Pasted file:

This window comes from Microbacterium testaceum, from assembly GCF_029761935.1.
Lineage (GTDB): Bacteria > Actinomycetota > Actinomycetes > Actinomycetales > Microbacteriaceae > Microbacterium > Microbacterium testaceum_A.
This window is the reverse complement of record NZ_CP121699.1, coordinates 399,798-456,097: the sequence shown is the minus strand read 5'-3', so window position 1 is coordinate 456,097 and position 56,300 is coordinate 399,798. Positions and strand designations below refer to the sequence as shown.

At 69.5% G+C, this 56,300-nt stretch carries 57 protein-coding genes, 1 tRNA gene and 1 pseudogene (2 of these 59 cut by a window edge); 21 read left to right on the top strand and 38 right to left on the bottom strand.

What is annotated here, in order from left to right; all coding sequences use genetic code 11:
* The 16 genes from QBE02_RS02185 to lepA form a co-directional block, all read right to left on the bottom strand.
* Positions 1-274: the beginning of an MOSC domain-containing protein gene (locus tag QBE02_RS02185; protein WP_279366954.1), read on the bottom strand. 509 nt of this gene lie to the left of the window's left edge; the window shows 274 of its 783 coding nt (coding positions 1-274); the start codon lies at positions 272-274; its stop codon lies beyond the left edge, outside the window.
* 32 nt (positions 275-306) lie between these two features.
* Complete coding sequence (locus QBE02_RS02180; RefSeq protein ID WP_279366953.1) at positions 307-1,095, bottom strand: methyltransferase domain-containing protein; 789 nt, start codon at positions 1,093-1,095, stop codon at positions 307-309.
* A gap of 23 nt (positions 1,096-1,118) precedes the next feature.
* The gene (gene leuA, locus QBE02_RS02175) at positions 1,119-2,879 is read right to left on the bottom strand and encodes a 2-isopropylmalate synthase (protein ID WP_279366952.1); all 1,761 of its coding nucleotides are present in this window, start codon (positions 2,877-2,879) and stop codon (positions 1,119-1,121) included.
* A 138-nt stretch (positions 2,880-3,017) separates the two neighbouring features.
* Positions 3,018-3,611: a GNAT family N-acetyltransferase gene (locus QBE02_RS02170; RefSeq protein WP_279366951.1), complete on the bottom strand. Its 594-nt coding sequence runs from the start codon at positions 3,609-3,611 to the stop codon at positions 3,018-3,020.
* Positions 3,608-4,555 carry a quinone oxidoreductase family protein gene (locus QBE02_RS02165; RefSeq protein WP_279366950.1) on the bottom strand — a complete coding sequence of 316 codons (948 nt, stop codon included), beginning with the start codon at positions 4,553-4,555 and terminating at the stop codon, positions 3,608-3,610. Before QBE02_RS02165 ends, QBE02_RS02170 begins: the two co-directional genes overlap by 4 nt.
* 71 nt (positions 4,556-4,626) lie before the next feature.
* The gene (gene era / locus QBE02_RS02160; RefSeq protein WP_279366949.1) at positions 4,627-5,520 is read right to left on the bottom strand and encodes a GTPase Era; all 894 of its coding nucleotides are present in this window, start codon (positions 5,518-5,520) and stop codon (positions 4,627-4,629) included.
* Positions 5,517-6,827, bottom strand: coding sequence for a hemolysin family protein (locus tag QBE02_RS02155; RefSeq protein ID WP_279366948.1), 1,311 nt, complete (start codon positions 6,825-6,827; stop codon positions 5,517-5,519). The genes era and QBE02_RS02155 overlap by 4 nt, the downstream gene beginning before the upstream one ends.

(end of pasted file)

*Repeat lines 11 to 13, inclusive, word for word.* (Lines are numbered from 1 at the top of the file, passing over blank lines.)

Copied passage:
* The gene (gene leuA, locus QBE02_RS02175) at positions 1,119-2,879 is read right to left on the bottom strand and encodes a 2-isopropylmalate synthase (protein ID WP_279366952.1); all 1,761 of its coding nucleotides are present in this window, start codon (positions 2,877-2,879) and stop codon (positions 1,119-1,121) included.
* A 138-nt stretch (positions 2,880-3,017) separates the two neighbouring features.
* Positions 3,018-3,611: a GNAT family N-acetyltransferase gene (locus QBE02_RS02170; RefSeq protein WP_279366951.1), complete on the bottom strand. Its 594-nt coding sequence runs from the start codon at positions 3,609-3,611 to the stop codon at positions 3,018-3,020.